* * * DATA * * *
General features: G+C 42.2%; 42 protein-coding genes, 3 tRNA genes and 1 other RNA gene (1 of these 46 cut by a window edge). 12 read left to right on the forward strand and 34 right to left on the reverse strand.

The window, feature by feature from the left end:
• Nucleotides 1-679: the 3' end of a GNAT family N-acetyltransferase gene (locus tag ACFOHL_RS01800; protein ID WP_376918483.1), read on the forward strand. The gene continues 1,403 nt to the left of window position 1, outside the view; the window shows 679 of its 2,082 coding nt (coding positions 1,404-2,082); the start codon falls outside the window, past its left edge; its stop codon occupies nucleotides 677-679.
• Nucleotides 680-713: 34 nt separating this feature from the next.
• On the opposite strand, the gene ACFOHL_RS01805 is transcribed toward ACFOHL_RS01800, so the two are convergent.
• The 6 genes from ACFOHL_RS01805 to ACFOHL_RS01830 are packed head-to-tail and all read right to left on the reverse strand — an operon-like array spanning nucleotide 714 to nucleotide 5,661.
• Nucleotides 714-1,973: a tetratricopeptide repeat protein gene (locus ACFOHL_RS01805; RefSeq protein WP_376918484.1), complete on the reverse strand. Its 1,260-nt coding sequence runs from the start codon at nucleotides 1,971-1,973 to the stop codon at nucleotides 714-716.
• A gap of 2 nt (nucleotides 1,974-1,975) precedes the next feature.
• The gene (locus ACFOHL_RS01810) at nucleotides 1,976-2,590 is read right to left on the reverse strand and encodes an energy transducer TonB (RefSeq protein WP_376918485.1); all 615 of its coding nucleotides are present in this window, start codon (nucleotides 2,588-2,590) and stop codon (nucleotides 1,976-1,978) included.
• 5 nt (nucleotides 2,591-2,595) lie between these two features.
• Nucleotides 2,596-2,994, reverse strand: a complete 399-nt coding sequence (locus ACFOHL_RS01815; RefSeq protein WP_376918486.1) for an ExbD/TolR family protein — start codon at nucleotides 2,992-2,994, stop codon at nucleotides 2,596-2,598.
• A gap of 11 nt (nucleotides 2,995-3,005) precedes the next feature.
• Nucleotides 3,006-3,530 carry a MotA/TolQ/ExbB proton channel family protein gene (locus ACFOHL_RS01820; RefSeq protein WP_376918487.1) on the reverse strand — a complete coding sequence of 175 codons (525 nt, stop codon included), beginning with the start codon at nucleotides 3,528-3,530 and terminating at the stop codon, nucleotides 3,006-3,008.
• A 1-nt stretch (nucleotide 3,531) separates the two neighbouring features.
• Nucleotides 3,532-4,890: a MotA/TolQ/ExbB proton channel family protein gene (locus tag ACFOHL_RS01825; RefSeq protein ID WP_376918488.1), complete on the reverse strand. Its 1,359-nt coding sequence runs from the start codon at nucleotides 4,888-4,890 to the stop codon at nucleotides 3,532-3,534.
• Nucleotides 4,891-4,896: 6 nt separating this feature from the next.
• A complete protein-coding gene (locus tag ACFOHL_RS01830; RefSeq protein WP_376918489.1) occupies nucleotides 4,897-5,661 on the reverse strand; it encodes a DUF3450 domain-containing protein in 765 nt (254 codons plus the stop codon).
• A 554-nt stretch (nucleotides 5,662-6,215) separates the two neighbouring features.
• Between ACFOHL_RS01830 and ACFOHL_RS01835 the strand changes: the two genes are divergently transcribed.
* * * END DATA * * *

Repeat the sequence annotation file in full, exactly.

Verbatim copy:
General features: G+C 42.2%; 42 protein-coding genes, 3 tRNA genes and 1 other RNA gene (1 of these 46 cut by a window edge). 12 read left to right on the forward strand and 34 right to left on the reverse strand.

The window, feature by feature from the left end:
• Nucleotides 1-679: the 3' end of a GNAT family N-acetyltransferase gene (locus tag ACFOHL_RS01800; protein ID WP_376918483.1), read on the forward strand. The gene continues 1,403 nt to the left of window position 1, outside the view; the window shows 679 of its 2,082 coding nt (coding positions 1,404-2,082); the start codon falls outside the window, past its left edge; its stop codon occupies nucleotides 677-679.
• Nucleotides 680-713: 34 nt separating this feature from the next.
• On the opposite strand, the gene ACFOHL_RS01805 is transcribed toward ACFOHL_RS01800, so the two are convergent.
• The 6 genes from ACFOHL_RS01805 to ACFOHL_RS01830 are packed head-to-tail and all read right to left on the reverse strand — an operon-like array spanning nucleotide 714 to nucleotide 5,661.
• Nucleotides 714-1,973: a tetratricopeptide repeat protein gene (locus ACFOHL_RS01805; RefSeq protein WP_376918484.1), complete on the reverse strand. Its 1,260-nt coding sequence runs from the start codon at nucleotides 1,971-1,973 to the stop codon at nucleotides 714-716.
• A gap of 2 nt (nucleotides 1,974-1,975) precedes the next feature.
• The gene (locus ACFOHL_RS01810) at nucleotides 1,976-2,590 is read right to left on the reverse strand and encodes an energy transducer TonB (RefSeq protein WP_376918485.1); all 615 of its coding nucleotides are present in this window, start codon (nucleotides 2,588-2,590) and stop codon (nucleotides 1,976-1,978) included.
• 5 nt (nucleotides 2,591-2,595) lie between these two features.
• Nucleotides 2,596-2,994, reverse strand: a complete 399-nt coding sequence (locus ACFOHL_RS01815; RefSeq protein WP_376918486.1) for an ExbD/TolR family protein — start codon at nucleotides 2,992-2,994, stop codon at nucleotides 2,596-2,598.
• A gap of 11 nt (nucleotides 2,995-3,005) precedes the next feature.
• Nucleotides 3,006-3,530 carry a MotA/TolQ/ExbB proton channel family protein gene (locus ACFOHL_RS01820; RefSeq protein WP_376918487.1) on the reverse strand — a complete coding sequence of 175 codons (525 nt, stop codon included), beginning with the start codon at nucleotides 3,528-3,530 and terminating at the stop codon, nucleotides 3,006-3,008.
• A 1-nt stretch (nucleotide 3,531) separates the two neighbouring features.
• Nucleotides 3,532-4,890: a MotA/TolQ/ExbB proton channel family protein gene (locus tag ACFOHL_RS01825; RefSeq protein ID WP_376918488.1), complete on the reverse strand. Its 1,359-nt coding sequence runs from the start codon at nucleotides 4,888-4,890 to the stop codon at nucleotides 3,532-3,534.
• Nucleotides 4,891-4,896: 6 nt separating this feature from the next.
• A complete protein-coding gene (locus tag ACFOHL_RS01830; RefSeq protein WP_376918489.1) occupies nucleotides 4,897-5,661 on the reverse strand; it encodes a DUF3450 domain-containing protein in 765 nt (254 codons plus the stop codon).
• A 554-nt stretch (nucleotides 5,662-6,215) separates the two neighbouring features.
• Between ACFOHL_RS01830 and ACFOHL_RS01835 the strand changes: the two genes are divergently transcribed.